BID will be good value

THE voting period for the Bid4Bury project, which seeks to create a Business Improvement District in Bury St Edmunds, is now under way.Businesses within the designated area have until November 30 to return their ballot form, with the result expected to be announced the following day.

THE voting period for the Bid4Bury project, which seeks to create a Business Improvement District in Bury St Edmunds, is now under way.

Businesses within the designated area have until November 30 to return their ballot form, with the result expected to be announced the following day.

If approved, a supplementary rate will raise around �350,000 a year to fund initiatives including professional marketing and events to attract more shoppers and visitors, a programme of business support, improvements in security and the environment within the town centre and guaranteed funding for the town's Christmas lights.

Against the economic backdrop of recession, it is understandable if some business owners and managers think long and hard about voting in favour of an increased rates bill.


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But having thought about it, they would be well advised to vote “Yes”. The completion of the arc shopping centre, whatever one's view on its architecture and its impact on the historic town centre, has the potential to propel Bury several rungs up the regional ladder as a shopping destination.

And the fact that it has, as things have turned out, opened in the middle of a deep recession is all the more reason for the town to shout about itself and to make sure that it is presenting the best possible image to the new visitors attracted as a result.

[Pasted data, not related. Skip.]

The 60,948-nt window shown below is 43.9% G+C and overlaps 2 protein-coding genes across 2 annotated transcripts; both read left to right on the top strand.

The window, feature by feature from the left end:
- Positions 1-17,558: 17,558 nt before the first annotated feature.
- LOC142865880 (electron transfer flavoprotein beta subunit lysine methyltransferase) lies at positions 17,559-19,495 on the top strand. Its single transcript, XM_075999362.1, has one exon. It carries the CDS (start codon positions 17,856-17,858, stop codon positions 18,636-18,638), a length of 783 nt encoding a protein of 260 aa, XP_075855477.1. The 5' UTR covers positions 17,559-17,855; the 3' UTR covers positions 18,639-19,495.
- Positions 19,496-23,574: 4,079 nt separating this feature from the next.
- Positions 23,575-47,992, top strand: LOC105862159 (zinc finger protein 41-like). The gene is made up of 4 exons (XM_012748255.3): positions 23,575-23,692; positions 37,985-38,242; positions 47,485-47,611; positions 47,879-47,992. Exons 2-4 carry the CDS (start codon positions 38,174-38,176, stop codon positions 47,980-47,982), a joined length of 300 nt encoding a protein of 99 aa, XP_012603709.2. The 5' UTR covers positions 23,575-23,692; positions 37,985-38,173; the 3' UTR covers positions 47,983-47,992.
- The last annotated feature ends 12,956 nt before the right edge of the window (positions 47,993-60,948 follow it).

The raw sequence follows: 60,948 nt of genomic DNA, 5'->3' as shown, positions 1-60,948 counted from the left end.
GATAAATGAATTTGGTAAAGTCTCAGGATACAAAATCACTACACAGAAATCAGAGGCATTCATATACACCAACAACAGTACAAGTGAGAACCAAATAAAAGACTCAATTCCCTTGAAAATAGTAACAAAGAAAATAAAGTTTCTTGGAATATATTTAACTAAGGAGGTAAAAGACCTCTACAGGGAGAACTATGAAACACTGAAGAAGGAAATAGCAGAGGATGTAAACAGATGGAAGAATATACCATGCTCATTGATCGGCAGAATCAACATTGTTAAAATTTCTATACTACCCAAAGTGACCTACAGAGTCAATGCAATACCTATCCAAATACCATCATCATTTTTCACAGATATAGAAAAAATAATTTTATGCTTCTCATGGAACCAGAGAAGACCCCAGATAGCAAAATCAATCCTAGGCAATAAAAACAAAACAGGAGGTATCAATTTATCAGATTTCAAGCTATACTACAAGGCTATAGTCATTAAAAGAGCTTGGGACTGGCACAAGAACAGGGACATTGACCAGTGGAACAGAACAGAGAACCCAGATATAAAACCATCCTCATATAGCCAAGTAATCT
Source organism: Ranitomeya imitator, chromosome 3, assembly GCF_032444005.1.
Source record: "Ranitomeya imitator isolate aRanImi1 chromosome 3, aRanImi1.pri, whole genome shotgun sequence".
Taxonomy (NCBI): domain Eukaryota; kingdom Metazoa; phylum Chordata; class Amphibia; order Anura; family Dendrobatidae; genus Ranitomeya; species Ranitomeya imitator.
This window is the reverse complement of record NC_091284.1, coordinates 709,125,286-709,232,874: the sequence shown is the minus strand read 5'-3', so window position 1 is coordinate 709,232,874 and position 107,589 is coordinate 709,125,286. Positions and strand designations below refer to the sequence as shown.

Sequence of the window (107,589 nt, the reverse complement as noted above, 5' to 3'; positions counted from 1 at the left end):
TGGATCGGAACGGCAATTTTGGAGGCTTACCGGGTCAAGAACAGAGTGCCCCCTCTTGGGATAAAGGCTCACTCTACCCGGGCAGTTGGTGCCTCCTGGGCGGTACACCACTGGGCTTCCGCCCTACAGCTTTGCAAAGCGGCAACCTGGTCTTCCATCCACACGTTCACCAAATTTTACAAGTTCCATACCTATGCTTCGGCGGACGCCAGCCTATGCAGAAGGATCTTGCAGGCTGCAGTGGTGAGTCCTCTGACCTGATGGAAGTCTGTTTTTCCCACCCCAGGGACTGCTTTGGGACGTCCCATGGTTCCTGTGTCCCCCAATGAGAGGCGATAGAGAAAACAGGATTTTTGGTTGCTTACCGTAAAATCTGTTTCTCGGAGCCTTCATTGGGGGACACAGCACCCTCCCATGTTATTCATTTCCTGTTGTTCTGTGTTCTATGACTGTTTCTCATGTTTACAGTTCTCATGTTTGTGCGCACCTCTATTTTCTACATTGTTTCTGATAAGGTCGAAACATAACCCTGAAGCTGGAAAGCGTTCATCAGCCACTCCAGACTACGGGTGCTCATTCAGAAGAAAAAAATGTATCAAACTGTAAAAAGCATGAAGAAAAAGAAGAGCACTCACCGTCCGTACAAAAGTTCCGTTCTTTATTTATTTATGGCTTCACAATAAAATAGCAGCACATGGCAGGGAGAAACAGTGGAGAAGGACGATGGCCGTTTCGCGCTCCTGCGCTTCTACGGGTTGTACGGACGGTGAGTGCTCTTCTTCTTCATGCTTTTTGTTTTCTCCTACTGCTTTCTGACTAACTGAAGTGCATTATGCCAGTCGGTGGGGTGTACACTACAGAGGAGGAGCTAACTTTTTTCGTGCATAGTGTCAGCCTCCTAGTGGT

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The supplementary levy will, if the BID is approved, equate 1.75% of rateable value which, on the evidence of the 90-plus BIDs running successfully elsewhere, is likely to represent very good value for money in the long run.

While a certain scepticism is always healthy in assessing new projects, the criticism levelled at the Bid4Bury plans is wide of the mark.

In particular, the BID organisation will not, as has been suggested, be a “Quango”, there being nothing “quasi” about its autonomy from the Government. The BID initiatives have been drawn up in direct response to the needs and wishes expressed by local businesses.

Another criticism has been that the additional rate will be used to fund services which the local authority or, in some cases, the police ought to be providing anyway.

But with, for example, street rangers now being funded by BIDs elsewhere, including Ipswich, why would St Edmundsbury council or Suffolk Constbulary fund them directly?

Providing the current level of local authority provision and the proposed additions are plainly ringfenced from each other, the BID should offer genuine improvements - and, of course, many of the proposals, not least in terms of marketing and events, are well outside the scope of the council anyway.

n For more details of the BID proposal, visit www.bid4bury.com.

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